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Acoustics/treatments in a large (34'x23'x8.5') HT room

624 Views 8 Replies 5 Participants Last post by  Ethan Winer
I skimmed through the "¿Que es mas macho - Bass Traps o EQ?" thread and feel a little overwhelmed by all the info there. They were dealing with a worst case type of "shoe box" room and were using a lot of panels and EQ to tame it.

Based on that, would it be reasonable to assume that a larger room, with lots angles and a generally odd overall shape would need less treatment?

In my case, my HT room is 34' x 23' x 8.5'. In some places the width is more like 20'. Everywhere the ceilings meets the walls, there are 45 degree angles. I'm having a hard time trying to figure out how many panels I would need and it I should treat the ceilings as well. The listening positions are in the middle of the room, so there is like 15+ feet to the rear walls.

Here are a couple of shots. Notice the starwell to the upstaris. Most of the floor is wall to wall carpet, but there is hardwood at the rear of the room in the pool area. The area around the bar is cork.


A shot of the pool area showing the 45 degree transitions between walls and ceilings. You will also notice that there are 45 degree angles where the I-beams were wrapped with sheetrock.


A shot from the front looking back towards the rear of the room:


And finally a shot from the sweet spot (occupied by the floor mounted projector):


I know my main speaker placements are probably not ideal, but I didn't have too many options. Also, the sub is that large black rectangle behind the left main speaker. The sub consists of 2 350 liter cabinets with 18" drivers, tuned to ~17Hz.

Anyway, I'm trying to figure out where to begin as far as treating this room. Placement of bass traps, etc. I just received a BFD and will be using it in conjunction with the Room EQ Wizard.

My initial thought was to add a pair of Mondo Traps in the rear corners behind the pool table. But this is like 34 feet away from the mains and subs, so will they be on any use at such a distance?

Will the 45 degree angles between all side walls and ceilings and I-beams benefit me or will those angle makes things worse? Would mounting bass traps on these 45 degree surface be worth considering?

Some general advice on how to treat a room this size with these various angles, etc. would be much appreciated!

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I would probably focus on treating those bare walls first, and the rear wall.

As for the bass, how is the bass response now?

> They were dealing with a worst case type of "shoe box" room and were using a lot of panels and EQ to tame it.

Beautiful room... Nice system setup. Your 4-legged buddy is saying turn it down ;)
Originally Posted by ChrisWiggles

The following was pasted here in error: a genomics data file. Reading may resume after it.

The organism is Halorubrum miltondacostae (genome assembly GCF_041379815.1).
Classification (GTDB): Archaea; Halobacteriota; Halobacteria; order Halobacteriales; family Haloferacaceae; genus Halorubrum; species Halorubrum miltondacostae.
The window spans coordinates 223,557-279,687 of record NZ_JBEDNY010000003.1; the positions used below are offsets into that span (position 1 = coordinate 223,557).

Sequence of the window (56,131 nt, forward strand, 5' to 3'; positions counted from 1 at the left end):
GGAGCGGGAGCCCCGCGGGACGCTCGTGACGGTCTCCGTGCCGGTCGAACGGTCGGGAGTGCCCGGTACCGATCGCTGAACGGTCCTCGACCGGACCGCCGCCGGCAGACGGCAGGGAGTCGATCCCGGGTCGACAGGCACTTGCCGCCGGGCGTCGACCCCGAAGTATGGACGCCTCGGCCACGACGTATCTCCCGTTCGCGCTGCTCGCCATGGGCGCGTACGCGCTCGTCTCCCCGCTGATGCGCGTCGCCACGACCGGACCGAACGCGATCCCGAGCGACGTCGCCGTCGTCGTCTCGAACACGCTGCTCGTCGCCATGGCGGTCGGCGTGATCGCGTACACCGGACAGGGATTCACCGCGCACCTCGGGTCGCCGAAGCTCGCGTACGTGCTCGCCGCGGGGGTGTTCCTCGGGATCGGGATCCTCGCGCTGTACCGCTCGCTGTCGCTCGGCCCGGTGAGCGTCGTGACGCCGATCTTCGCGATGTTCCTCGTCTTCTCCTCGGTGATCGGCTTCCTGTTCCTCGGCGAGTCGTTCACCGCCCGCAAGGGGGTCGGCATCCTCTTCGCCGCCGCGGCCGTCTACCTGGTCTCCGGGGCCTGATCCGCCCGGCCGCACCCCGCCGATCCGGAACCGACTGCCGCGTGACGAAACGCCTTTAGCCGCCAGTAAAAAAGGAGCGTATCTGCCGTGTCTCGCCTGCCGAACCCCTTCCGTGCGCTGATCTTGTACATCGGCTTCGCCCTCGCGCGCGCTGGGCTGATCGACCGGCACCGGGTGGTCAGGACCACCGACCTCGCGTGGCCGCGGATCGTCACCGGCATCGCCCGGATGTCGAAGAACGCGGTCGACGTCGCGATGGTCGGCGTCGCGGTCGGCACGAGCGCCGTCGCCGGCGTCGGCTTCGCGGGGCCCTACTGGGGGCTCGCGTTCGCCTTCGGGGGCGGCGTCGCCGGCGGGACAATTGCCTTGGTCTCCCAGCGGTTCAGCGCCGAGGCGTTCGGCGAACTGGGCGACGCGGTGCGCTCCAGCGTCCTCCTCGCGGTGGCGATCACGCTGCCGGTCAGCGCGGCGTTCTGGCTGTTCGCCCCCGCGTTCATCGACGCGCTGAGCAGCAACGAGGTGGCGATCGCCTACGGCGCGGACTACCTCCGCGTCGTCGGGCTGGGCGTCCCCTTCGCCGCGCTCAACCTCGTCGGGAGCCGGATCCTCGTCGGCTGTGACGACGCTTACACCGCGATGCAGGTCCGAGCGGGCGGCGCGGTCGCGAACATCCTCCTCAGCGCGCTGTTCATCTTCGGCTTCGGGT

As for the bass, how is the bass response now?
Well, I'm in between drivers at the moment. I'm expecting a pair of TC Sounds PA-5000 18's early next week. They will be replacing a pair of JBL 2245H's. The bass was somewhat boomy, and dialog during movies could be difficult to hear at times, so I definitely have some issues to work out.
Originally Posted by Ethan Winer
The short version is:

* Broadband (not tuned) bass traps straddling corners.

* Mid/high frequency absorption at the first reflection points on the side walls and ceiling.

* Some additional amount of mid/high absorption on any large areas of bare parallel surfaces, such as opposing walls or the ceiling if the floor is reflective.
Thanks Ethan! This gives me something to work with.

How do I "straddle corners" with bass traps? Can I use wall anchors in the walls and some sort of spacers? I'd rather look at permanently mounting everyting as opposed to using stands.

How do I find my first reflection points on the side walls and ceiling? Is this the trick where a buddy slides a mirror along all surfaces and you sit in the main listening position and anytime you see a main speaker in the mirror, you found a spot in need of treatment?
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Originally Posted by max190

Beautiful room... Nice system setup. Your 4-legged buddy is saying turn it down ;)
Thanks Max! At some point I plan to get some matching HT furniture, but yes, the room itself turned out real nice!

Rufus (the german sheperd) doesn't really mind music, but he was confused about what in the world I was doing walking around with some apparatus that made big flashes.
Nice space.

Looks to me like you don't have a lot of room in the front corners for straddling panels. I'd consider some 6" thick panels floor to ceiling flat against the front wall. That will give you some good broadband and also help with the front wall reflections a little. Lastly, it will help somewhat with SBIR from the close proximity of the mains to the front wall.

After that, I'd agree to get some absorbtion on the bare side walls to help with reflections and general decay time.

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